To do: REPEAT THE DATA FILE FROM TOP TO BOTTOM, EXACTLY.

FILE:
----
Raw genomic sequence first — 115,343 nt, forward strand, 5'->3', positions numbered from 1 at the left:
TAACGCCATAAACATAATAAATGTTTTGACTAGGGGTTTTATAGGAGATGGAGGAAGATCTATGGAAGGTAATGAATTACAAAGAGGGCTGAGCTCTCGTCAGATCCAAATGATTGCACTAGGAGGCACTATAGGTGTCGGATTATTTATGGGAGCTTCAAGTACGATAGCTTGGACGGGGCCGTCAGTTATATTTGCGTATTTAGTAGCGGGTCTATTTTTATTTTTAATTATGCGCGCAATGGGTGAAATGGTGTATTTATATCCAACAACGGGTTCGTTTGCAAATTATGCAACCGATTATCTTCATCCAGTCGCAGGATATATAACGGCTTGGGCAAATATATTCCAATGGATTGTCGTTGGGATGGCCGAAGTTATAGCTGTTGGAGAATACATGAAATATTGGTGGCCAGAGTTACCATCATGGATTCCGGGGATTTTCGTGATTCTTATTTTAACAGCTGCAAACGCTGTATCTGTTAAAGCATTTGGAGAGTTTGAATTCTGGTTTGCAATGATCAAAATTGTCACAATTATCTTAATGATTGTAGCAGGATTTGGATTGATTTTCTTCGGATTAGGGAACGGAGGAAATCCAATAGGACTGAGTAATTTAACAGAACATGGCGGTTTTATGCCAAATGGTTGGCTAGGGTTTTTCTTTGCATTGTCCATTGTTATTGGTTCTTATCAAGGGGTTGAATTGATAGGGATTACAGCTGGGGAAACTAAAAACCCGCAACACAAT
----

Raw genomic sequence first — 115,343 nt, forward strand, 5'->3', positions numbered from 1 at the left:
TAACGCCATAAACATAATAAATGTTTTGACTAGGGGTTTTATAGGAGATGGAGGAAGATCTATGGAAGGTAATGAATTACAAAGAGGGCTGAGCTCTCGTCAGATCCAAATGATTGCACTAGGAGGCACTATAGGTGTCGGATTATTTATGGGAGCTTCAAGTACGATAGCTTGGACGGGGCCGTCAGTTATATTTGCGTATTTAGTAGCGGGTCTATTTTTATTTTTAATTATGCGCGCAATGGGTGAAATGGTGTATTTATATCCAACAACGGGTTCGTTTGCAAATTATGCAACCGATTATCTTCATCCAGTCGCAGGATATATAACGGCTTGGGCAAATATATTCCAATGGATTGTCGTTGGGATGGCCGAAGTTATAGCTGTTGGAGAATACATGAAATATTGGTGGCCAGAGTTACCATCATGGATTCCGGGGATTTTCGTGATTCTTATTTTAACAGCTGCAAACGCTGTATCTGTTAAAGCATTTGGAGAGTTTGAATTCTGGTTTGCAATGATCAAAATTGTCACAATTATCTTAATGATTGTAGCAGGATTTGGATTGATTTTCTTCGGATTAGGGAACGGAGGAAATCCAATAGGACTGAGTAATTTAACAGAACATGGCGGTTTTATGCCAAATGGTTGGCTAGGGTTTTTCTTTGCATTGTCCATTGTTATTGGTTCTTATCAAGGGGTTGAATTGATAGGGATTACAGCTGGGGAAACTAAAAACCCGCAACACAAT